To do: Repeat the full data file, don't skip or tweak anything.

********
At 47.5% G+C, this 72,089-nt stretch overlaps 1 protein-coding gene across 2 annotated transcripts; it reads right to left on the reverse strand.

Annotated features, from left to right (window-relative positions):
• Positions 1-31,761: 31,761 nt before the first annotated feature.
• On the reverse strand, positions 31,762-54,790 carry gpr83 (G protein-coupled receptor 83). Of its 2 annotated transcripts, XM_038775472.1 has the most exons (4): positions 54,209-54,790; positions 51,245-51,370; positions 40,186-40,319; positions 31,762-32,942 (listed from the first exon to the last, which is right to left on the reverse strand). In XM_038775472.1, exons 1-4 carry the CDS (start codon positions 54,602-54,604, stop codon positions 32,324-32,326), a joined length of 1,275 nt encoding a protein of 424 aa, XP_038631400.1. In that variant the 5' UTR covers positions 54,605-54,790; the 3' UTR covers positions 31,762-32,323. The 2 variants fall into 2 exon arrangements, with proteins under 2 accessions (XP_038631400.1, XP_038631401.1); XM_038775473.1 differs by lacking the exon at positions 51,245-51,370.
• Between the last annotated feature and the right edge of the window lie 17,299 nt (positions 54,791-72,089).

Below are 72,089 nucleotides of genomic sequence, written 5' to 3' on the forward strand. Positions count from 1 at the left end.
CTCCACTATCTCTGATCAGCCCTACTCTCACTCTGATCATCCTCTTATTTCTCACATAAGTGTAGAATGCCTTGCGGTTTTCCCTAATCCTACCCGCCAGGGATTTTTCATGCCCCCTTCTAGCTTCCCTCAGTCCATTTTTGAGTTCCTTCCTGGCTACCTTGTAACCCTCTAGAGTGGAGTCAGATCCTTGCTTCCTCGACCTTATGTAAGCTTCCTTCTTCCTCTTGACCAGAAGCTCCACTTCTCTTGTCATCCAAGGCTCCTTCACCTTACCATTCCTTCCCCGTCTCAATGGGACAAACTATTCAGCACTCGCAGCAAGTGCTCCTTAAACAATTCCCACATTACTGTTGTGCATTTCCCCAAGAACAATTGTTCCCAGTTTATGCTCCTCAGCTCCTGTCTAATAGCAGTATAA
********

At 47.5% G+C, this 72,089-nt stretch overlaps 1 protein-coding gene across 2 annotated transcripts; it reads right to left on the reverse strand.

Annotated features, from left to right (window-relative positions):
• Positions 1-31,761: 31,761 nt before the first annotated feature.
• On the reverse strand, positions 31,762-54,790 carry gpr83 (G protein-coupled receptor 83). Of its 2 annotated transcripts, XM_038775472.1 has the most exons (4): positions 54,209-54,790; positions 51,245-51,370; positions 40,186-40,319; positions 31,762-32,942 (listed from the first exon to the last, which is right to left on the reverse strand). In XM_038775472.1, exons 1-4 carry the CDS (start codon positions 54,602-54,604, stop codon positions 32,324-32,326), a joined length of 1,275 nt encoding a protein of 424 aa, XP_038631400.1. In that variant the 5' UTR covers positions 54,605-54,790; the 3' UTR covers positions 31,762-32,323. The 2 variants fall into 2 exon arrangements, with proteins under 2 accessions (XP_038631400.1, XP_038631401.1); XM_038775473.1 differs by lacking the exon at positions 51,245-51,370.
• Between the last annotated feature and the right edge of the window lie 17,299 nt (positions 54,791-72,089).

Below are 72,089 nucleotides of genomic sequence, written 5' to 3' on the forward strand. Positions count from 1 at the left end.
CTCCACTATCTCTGATCAGCCCTACTCTCACTCTGATCATCCTCTTATTTCTCACATAAGTGTAGAATGCCTTGCGGTTTTCCCTAATCCTACCCGCCAGGGATTTTTCATGCCCCCTTCTAGCTTCCCTCAGTCCATTTTTGAGTTCCTTCCTGGCTACCTTGTAACCCTCTAGAGTGGAGTCAGATCCTTGCTTCCTCGACCTTATGTAAGCTTCCTTCTTCCTCTTGACCAGAAGCTCCACTTCTCTTGTCATCCAAGGCTCCTTCACCTTACCATTCCTTCCCCGTCTCAATGGGACAAACTATTCAGCACTCGCAGCAAGTGCTCCTTAAACAATTCCCACATTACTGTTGTGCATTTCCCCAAGAACAATTGTTCCCAGTTTATGCTCCTCAGCTCCTGTCTAATAGCAGTATAA